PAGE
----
mapThe difference, however, is that unlike the road traffic map, where you can pick alternate routes or times you would drive to your destination, this flight map only serves to depress you, since you’ve already purchased your flight and don’t really control when you’d like to fly your plane out.

Here’s a video created by scientists from the Zurich School of Applied Sciences, featured on Wired.com, using data from FlightStats.com to show every flight on Earth over a 24-hour period. This is probably the best application of FlightStats.com I’ve seen – the sun moves across the Earth and you can see all the air travel around the world.I’m not sure about the music that goes with it – maybe it’s what Swiss scientists do. Unfortunately, this video is not allowed to be embedded into this blog, so you’ll have to click here to view it. Just make sure to return to my blog afterwards.

flight-video

Of course, just checking with your own airline, the weather and arriving two hours in advance during the holiday rush is usually just as reliable, since FlightStats.com can’t really tell you much else about how to handle the wrath of other passengers, irritated airline workers and lost luggage. The news reporter, however, would probably be much happier to listen to you than the airline might, especially if texting your gripes on the “airline chatter” section of FlightStats.com isn’t the most effective way to blow off steam.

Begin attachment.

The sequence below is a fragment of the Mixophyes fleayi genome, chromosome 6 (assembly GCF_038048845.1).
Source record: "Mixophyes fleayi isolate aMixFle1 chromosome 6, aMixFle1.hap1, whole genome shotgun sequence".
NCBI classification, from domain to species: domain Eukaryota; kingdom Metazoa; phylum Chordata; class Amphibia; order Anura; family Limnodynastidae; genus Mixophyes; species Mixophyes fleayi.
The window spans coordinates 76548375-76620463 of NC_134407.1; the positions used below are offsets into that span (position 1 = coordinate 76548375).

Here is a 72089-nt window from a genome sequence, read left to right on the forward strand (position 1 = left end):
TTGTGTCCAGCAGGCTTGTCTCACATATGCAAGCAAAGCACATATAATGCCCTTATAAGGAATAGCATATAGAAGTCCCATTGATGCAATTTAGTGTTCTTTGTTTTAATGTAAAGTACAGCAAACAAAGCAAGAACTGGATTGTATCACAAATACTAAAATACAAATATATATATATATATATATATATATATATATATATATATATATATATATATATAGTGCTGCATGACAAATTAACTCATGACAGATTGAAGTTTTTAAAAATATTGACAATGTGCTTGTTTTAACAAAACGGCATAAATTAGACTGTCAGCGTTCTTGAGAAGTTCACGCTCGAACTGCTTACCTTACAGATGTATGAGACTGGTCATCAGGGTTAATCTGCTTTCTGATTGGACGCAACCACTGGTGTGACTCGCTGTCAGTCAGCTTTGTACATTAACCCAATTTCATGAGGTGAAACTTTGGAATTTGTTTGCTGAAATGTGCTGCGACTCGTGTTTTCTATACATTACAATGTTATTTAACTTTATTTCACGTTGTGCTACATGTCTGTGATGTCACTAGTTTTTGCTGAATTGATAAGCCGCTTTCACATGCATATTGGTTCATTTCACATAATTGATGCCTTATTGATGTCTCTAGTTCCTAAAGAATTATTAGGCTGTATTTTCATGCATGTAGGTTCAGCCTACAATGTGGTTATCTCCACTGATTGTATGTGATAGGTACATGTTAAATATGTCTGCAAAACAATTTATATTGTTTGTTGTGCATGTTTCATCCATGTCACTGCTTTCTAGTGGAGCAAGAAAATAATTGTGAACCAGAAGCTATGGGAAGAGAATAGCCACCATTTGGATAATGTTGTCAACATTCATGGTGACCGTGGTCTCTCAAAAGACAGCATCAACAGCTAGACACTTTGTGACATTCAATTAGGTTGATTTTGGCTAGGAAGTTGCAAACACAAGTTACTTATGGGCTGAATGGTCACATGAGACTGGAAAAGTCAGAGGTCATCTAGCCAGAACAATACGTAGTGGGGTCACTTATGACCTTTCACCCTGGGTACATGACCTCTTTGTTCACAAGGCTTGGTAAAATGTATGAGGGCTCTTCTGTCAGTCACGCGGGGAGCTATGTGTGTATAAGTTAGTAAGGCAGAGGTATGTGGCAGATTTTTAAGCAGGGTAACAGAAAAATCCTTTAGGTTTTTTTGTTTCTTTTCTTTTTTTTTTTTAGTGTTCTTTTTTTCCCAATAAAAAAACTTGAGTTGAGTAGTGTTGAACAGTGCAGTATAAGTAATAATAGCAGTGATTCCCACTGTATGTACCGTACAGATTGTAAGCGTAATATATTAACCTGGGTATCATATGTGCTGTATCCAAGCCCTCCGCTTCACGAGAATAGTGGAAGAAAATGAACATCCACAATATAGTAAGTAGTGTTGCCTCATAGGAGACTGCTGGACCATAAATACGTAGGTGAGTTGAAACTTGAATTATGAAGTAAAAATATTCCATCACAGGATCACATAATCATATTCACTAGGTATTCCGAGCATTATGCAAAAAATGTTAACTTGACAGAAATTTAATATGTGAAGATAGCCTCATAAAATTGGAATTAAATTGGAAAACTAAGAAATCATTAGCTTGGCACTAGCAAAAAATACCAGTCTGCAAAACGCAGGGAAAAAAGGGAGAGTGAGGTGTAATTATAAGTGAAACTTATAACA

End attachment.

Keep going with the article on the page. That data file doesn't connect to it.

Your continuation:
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On My Itinerary: Home for the Holidays (New York)

Destination: Westchester, N.Y.

The fun part about driving along the east coast is the speed at which one flies through each state, which never happens when driving along the west coast because you’re always in California. And with our new acquisition of the EZPass, we also skip right through each toll, which are frequent, particularly in Delaware, since the state is so small you pay the toll to enter and then five minutes later, pay it again to leave. (I will swear that I came up with the EZPass concept in the fifth grade, and someone probably overheard me and had no qualms about stealing the idea from a child). It normally takes us four hours to get to New York, and another hour to get through the Lincoln Tunnel if we’re entering Manhattan; thirty minutes if we’re just heading up to my dad’s in Westchester.